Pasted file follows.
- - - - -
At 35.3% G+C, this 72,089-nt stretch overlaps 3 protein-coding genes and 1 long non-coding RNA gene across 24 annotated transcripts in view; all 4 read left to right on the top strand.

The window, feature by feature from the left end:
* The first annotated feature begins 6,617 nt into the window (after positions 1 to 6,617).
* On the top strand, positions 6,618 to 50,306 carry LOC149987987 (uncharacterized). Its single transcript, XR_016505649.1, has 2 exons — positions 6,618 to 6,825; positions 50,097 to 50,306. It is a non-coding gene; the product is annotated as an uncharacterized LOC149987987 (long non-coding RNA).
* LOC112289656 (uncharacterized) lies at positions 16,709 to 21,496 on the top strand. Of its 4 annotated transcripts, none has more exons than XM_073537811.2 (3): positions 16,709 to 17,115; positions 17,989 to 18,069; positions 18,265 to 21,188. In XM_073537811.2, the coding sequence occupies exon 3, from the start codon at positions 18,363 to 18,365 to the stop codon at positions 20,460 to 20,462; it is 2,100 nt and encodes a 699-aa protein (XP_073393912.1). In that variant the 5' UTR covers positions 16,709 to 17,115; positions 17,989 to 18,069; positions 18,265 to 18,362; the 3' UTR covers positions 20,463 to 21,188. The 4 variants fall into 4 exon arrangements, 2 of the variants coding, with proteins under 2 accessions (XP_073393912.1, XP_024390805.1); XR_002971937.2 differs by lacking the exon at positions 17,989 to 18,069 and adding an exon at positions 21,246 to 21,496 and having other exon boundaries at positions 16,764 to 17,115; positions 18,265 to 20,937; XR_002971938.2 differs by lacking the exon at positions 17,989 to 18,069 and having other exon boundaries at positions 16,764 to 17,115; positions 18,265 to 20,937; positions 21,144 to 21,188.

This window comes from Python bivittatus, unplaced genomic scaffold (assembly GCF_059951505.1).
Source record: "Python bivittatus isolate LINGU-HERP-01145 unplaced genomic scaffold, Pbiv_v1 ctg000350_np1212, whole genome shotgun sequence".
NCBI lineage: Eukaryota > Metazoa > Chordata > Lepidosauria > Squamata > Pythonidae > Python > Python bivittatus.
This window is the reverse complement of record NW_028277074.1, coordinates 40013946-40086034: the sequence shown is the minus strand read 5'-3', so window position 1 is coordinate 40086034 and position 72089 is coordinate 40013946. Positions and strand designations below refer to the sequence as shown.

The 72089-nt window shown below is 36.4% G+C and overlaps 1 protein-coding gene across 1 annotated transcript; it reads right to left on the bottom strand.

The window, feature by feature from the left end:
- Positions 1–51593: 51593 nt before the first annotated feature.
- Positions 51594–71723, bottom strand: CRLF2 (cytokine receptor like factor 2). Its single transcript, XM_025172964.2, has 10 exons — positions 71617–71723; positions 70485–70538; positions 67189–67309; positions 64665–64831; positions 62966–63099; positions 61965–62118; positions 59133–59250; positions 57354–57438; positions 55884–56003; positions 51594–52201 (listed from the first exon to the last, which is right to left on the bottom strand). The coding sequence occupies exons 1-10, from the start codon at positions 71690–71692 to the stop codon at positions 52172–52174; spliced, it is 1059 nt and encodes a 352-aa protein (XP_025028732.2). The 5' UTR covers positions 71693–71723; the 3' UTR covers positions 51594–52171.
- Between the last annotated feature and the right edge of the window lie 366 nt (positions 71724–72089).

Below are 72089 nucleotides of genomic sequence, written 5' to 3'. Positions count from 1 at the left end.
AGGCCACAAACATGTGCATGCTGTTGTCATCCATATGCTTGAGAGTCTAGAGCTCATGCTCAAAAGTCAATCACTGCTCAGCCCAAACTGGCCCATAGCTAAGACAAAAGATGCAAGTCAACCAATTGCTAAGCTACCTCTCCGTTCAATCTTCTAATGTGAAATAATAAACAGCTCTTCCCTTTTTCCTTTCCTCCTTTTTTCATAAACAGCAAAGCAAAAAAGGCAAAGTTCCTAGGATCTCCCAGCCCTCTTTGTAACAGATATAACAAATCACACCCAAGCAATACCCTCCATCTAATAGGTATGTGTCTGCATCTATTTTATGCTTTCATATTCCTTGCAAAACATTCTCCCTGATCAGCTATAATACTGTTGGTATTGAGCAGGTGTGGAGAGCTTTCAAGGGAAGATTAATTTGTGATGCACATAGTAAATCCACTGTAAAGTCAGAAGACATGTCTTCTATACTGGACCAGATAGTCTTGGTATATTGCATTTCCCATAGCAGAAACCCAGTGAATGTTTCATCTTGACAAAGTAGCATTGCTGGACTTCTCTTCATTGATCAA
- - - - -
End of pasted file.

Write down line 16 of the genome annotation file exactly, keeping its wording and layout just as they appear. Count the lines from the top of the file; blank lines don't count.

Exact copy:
AGGCCACAAACATGTGCATGCTGTTGTCATCCATATGCTTGAGAGTCTAGAGCTCATGCTCAAAAGTCAATCACTGCTCAGCCCAAACTGGCCCATAGCTAAGACAAAAGATGCAAGTCAACCAATTGCTAAGCTACCTCTCCGTTCAATCTTCTAATGTGAAATAATAAACAGCTCTTCCCTTTTTCCTTTCCTCCTTTTTTCATAAACAGCAAAGCAAAAAAGGCAAAGTTCCTAGGATCTCCCAGCCCTCTTTGTAACAGATATAACAAATCACACCCAAGCAATACCCTCCATCTAATAGGTATGTGTCTGCATCTATTTTATGCTTTCATATTCCTTGCAAAACATTCTCCCTGATCAGCTATAATACTGTTGGTATTGAGCAGGTGTGGAGAGCTTTCAAGGGAAGATTAATTTGTGATGCACATAGTAAATCCACTGTAAAGTCAGAAGACATGTCTTCTATACTGGACCAGATAGTCTTGGTATATTGCATTTCCCATAGCAGAAACCCAGTGAATGTTTCATCTTGACAAAGTAGCATTGCTGGACTTCTCTTCATTGATCAA